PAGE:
Saturday, September 27, 2008

The Future of Worship Music?

This post is inspired from a post made earlier by the Worship Guitar Guy on the same topic. He makes one important point about the definition of worship (borrowed from Louie Giglio) that it is our whole life response to God for who He is and what He's done (and continues to do) in us - waaaaaaaaay much more than music and song. Then he poses a bunch of questions to his readers and asks them to comment...

1. How will songwriting change (for you writers out there?) One criticism of some worship music is that it seems very “me-centered.” Should songwriting be more community focused and how can writers be more open to that thought?

I'm not sure if we will see any significant change in song-writing in the immediate future. I think it would be cool to see more lyrics of "we" and "us" in congregational worship. I think it's cool to be singing as one body and united as once voice and I would support a more community focused lyrical movement. I know that there are songs out there that you could sing to your girlfriend/boyfriend if only you replaced Jesus with their name (not very profound). However, it's tough and maybe unfair to criticize someone's songwriting inspiration because it could have come from a very personal and touching moment between the writer and God. For example, one song that comes to mind is "You Are My All in All" written by Dennis Jernigan. I remember reading that his inspiration for writing the song came from how God helped him through his struggles with homosexuality and helped him to find purpose, love and reassurance through Jesus Christ. I think it's very fitting that the song be personally centered on that intimate relationship between the believer and God and that there should continue to be a place for these "God-and-I centered" types of songs as well - maybe like a personal prayer to God.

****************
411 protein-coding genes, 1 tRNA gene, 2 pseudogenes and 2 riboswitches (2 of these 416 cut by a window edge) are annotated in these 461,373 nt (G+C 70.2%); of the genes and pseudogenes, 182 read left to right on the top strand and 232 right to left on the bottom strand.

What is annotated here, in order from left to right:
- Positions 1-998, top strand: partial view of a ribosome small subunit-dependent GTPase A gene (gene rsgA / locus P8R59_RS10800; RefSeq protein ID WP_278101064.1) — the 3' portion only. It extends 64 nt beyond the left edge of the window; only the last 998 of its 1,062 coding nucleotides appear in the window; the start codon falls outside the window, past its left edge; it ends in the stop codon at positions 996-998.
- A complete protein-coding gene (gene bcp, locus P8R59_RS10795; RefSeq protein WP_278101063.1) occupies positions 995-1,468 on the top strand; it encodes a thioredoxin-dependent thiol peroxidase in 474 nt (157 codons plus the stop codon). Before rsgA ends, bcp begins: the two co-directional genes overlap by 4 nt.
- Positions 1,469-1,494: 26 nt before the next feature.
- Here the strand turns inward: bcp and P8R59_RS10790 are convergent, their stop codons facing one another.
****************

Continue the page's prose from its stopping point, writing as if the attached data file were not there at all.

2. Also, another issue suggested is that songwriting has been very simplistic in its thoughts and lyrical content. Do you see songwriters embracing much more “vivid imagery” in writing? Can you see more complexity in lyrical content or should lyrical content remain simple?

I have mixed feelings about the balance between simplicity and more complex "vivid imagery" in songs. I'm not sure more imagery is the solution. The words need to be simple enough for a congregation to catch onto quickly, remember and sing with ease (here i'm assuming that these are praise and/or worship songs that are written specifically for congregational use). If you have too many syllables crammed into each line and words that you need a dictionary to understand, people aren't going to connect with God during the singing. Getting the words flow easily with music is the trickiest part. You can have the best lyrics possible (pull a Psalm directly from the bible) but if you don't set it to a singable, catchy melody then it can be impossible to use effectively in corporate worship. Ultimately, you can't separate the words from the song and the music has to fit. I find Hillsong United songs are some of the easiest to learn, love and sing along to.